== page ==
December 14, 2007
Plant of the Week
Poinsettias are one of the most readily recognized symbols of Christmas in America. There are now intense red, pink, light red, white, salmon, yellow and bicolor (white or pink speckles on red) varieties. If you want maximum decorative use of poinsettias during the bloom period, keep the soil moist, but do not over water. Usually, a thorough watering once per week is sufficient. Add water until the first evidence of moisture reaches the pot’s drain holes.
Hot or cold drafts shorten the life of your poinsettia. Keep it in a spot with good light, but avoid direct sunlight during the bloom period. The bloom usually lasts for six-to-eight weeks. At that time, the plant and potting mix can make a good addition to your compost pile.
Some gardeners, however, are determined to grow the plant through the year and bring it into color for next Christmas. If you have that ambition, here is a plan that works for the San Antonio area:
1. About six weeks after Christmas, when the colored bracts lose their appeal, reduce watering to about once every three weeks. Water just enough to keep the stems from shriveling. Place the plant in a cool (60-70 degrees F), well ventilated location. Avoid bright sun but otherwise, light is not a major factor during this period.
2. In mid-April the plant should be cut back to six inches high and repotted in a container one or two inches larger in diameter than the original pot. The extra space in the new pot can be filled with a commercial potting mix or a homemade soil mix (peat, sand and garden soil works well). The repotted plant should be placed outside in a location that receives morning sun but afternoon shade. It should be kept moist and fertilized every two weeks with one of the complete water soluble fertilizer mixes. Apply the amount recommended on the label. The growth during this period needs to be controlled by pinching back the top so that only three or four leaves are maintained on each shoot. The pruning should be continued until mid-August.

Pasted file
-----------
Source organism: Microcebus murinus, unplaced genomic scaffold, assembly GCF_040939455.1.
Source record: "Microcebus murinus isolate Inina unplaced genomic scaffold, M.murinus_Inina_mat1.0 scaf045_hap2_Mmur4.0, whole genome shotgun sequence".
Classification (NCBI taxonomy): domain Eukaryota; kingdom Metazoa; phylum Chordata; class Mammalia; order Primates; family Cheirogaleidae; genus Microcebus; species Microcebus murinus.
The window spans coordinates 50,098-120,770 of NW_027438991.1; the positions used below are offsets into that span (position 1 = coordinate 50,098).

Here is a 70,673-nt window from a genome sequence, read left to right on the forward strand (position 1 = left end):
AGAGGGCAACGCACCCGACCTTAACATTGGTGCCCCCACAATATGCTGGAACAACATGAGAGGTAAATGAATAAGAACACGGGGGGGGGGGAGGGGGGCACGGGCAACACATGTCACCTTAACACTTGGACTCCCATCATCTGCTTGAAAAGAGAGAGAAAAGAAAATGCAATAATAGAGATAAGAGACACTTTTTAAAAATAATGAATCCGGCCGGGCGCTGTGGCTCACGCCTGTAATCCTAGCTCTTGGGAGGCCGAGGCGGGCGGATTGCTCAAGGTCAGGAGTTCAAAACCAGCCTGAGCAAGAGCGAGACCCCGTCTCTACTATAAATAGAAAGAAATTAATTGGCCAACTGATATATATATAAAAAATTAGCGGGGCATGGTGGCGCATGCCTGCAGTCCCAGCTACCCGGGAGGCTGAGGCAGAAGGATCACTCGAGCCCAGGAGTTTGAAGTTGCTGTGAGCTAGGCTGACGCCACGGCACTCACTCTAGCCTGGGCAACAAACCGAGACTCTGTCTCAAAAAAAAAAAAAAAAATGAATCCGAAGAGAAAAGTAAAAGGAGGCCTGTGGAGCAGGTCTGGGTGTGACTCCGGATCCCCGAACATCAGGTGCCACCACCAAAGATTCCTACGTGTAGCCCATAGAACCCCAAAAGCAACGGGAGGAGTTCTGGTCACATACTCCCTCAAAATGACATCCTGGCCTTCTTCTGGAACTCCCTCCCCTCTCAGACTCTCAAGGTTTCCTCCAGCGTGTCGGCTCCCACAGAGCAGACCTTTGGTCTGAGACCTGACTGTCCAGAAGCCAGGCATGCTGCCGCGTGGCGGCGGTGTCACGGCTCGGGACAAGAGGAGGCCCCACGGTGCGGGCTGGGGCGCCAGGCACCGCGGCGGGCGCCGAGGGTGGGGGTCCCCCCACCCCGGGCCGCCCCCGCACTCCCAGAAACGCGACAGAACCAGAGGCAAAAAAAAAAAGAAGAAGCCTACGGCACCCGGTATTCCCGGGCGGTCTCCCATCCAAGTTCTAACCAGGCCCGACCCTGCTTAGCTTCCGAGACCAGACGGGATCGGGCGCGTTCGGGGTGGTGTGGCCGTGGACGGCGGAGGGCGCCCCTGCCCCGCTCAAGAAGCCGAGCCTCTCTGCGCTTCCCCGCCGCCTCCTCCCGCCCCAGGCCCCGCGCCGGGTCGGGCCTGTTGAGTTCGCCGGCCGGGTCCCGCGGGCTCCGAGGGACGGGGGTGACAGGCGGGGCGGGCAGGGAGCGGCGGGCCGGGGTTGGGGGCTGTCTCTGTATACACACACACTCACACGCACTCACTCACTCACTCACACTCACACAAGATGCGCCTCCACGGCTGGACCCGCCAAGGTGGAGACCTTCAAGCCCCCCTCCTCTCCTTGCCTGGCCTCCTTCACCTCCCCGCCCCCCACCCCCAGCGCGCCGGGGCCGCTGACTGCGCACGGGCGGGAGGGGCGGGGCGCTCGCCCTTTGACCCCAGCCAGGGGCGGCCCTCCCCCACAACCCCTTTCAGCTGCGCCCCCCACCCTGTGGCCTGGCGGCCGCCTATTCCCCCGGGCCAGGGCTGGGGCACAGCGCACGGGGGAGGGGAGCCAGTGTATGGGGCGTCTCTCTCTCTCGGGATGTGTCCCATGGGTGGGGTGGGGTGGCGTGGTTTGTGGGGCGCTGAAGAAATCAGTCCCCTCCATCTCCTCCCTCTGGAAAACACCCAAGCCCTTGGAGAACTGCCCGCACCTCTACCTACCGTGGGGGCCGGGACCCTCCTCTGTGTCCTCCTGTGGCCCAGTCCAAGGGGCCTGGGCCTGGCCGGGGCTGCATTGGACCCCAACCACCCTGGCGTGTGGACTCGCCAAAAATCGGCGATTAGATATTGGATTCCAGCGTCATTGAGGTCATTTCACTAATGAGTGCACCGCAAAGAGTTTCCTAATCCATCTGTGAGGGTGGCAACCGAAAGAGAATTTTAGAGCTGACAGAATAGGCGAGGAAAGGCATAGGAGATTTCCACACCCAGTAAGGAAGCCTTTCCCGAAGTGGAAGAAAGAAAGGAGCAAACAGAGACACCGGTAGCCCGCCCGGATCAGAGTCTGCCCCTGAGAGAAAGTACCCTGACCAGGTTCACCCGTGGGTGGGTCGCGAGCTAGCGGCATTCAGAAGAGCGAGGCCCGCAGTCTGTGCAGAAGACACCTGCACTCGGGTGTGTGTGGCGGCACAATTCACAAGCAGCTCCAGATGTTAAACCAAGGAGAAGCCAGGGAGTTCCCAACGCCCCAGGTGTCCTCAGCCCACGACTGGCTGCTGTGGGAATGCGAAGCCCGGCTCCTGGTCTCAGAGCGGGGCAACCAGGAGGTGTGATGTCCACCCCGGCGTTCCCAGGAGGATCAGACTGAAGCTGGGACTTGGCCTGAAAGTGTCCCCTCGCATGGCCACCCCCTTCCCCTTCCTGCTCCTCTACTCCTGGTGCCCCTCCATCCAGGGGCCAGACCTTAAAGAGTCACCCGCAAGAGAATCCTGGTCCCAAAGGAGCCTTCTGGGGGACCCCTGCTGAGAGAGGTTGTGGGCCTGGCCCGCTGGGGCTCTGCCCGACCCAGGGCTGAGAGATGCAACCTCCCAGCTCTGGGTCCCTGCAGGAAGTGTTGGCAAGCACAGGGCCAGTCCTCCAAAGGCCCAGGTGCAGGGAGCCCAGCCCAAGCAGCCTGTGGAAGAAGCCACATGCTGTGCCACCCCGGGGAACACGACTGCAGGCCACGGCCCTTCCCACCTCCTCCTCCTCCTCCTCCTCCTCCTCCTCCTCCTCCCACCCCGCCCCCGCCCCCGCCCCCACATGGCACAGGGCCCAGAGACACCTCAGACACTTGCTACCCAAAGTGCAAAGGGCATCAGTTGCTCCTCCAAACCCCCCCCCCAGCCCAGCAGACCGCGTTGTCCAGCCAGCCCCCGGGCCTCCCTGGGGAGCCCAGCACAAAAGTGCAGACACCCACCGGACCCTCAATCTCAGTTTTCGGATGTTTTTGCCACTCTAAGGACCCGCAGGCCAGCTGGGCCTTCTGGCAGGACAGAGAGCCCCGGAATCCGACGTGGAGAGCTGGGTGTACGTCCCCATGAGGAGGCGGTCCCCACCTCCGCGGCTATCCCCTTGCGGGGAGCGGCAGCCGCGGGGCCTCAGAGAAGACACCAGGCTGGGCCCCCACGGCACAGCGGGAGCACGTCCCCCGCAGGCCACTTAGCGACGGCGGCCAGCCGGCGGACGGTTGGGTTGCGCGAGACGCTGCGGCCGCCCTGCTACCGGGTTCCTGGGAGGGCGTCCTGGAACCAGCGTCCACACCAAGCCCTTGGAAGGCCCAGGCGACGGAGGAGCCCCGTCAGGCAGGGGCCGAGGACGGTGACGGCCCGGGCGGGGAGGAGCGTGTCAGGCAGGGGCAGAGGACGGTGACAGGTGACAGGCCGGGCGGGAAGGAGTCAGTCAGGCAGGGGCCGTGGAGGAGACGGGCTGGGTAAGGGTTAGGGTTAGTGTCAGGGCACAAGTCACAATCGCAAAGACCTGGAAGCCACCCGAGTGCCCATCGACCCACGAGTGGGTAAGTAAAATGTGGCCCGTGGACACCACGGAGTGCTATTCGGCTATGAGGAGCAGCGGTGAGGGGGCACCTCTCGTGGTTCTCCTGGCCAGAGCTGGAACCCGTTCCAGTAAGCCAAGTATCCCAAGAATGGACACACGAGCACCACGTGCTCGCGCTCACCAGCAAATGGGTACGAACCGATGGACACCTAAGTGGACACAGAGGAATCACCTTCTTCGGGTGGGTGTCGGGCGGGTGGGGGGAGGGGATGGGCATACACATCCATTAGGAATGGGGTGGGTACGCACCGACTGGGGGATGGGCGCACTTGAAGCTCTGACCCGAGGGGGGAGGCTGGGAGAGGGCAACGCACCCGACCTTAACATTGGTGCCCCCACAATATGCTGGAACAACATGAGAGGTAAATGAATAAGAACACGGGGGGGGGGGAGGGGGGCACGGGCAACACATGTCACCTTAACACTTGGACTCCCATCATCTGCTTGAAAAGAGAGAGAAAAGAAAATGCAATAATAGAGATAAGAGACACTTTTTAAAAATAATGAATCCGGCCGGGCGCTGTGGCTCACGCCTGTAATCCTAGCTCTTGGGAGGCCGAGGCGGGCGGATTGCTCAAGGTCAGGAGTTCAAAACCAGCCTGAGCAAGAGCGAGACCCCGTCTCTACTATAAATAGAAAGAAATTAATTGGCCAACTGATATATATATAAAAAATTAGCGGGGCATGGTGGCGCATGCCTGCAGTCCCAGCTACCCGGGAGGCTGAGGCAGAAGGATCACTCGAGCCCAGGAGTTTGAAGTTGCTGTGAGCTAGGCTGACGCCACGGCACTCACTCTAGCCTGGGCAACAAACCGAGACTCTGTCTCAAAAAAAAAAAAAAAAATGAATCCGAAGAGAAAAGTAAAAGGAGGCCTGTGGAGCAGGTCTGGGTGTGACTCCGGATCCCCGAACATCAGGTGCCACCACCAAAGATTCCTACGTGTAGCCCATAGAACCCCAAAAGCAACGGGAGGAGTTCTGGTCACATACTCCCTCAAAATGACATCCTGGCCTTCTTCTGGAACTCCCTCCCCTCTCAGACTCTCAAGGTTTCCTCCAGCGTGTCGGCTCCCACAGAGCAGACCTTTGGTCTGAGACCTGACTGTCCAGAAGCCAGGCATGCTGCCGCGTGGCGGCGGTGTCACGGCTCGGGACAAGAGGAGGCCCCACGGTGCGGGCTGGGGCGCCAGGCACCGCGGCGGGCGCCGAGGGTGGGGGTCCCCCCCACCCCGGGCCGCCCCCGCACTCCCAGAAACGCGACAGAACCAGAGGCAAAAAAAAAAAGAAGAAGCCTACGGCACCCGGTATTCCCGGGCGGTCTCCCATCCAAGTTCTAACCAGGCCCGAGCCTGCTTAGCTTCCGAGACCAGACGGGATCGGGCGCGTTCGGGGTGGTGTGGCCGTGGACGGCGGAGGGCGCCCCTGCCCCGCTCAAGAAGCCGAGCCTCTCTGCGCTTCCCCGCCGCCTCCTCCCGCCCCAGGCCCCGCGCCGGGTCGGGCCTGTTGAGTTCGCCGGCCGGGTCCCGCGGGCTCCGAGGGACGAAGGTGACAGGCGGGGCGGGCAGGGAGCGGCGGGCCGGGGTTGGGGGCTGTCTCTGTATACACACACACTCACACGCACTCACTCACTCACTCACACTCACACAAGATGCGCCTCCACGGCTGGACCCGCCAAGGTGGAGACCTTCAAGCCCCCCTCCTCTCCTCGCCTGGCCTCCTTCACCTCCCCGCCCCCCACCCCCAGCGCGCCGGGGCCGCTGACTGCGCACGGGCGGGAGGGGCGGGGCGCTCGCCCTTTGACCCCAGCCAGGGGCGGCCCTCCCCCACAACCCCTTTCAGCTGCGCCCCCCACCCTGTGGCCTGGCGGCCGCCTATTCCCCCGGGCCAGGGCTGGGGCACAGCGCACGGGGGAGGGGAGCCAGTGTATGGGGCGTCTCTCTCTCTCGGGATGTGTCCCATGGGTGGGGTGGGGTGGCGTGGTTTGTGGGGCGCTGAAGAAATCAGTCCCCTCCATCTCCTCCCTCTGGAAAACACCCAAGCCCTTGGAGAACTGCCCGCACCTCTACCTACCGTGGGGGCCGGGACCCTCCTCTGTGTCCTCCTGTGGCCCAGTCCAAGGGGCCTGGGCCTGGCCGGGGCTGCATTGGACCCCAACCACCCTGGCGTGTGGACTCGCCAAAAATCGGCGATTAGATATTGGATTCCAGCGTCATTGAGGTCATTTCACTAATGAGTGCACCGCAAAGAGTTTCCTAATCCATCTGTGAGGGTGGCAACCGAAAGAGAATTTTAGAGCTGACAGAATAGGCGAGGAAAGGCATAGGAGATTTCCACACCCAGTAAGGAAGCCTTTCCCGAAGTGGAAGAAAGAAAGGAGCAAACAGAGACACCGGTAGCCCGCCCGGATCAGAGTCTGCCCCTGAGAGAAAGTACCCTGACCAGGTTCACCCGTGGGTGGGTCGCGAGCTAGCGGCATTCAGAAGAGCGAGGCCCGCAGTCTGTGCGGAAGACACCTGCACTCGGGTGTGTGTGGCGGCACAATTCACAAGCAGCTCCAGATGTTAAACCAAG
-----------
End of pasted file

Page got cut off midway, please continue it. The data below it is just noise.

3. In mid-August, bring the poinsettia inside to be placed in a sunny window that doesn’t get too hot. A temperature between 65-70 degrees F. seems to be best. Adjust the watering frequency to fit the new conditions.
4. The unusual part of the poinsettia growing process begins in October. The poinsettia now needs to be subjected to a strict light regime, if it is to be at it’s colorful best at Christmas time. From the first week in October until Thanksgiving the poinsettia needs to be placed in complete darkness from 5 p.m. to 8 a.m. Choose an unused closet or pantry as the darkroom. A card board box cover in a cool corner of the room will also work. Any exposure to extra light will delay the bloom. Conscientious fertilization, watering, and placement in a sunny window must continue through the dark period and until mid-December if maximum development is to be achieved.
A native of the American tropics, poinsettias can be set out in a warm, sunny part of the garden in April. But, not being cold hardy, the poinsettia must be protected from winter cold or it will freeze.
Remember, Learn and Have Fun!
David Rodriguez is County Extension Agent-Horticulture, Bexar County. For more information, call the Master Gardener ‘Hotline’ at (210) 467-6575 or visit our County Extension website at http://bexar-tx.tamu.edu, click under Horticulture and Gardening.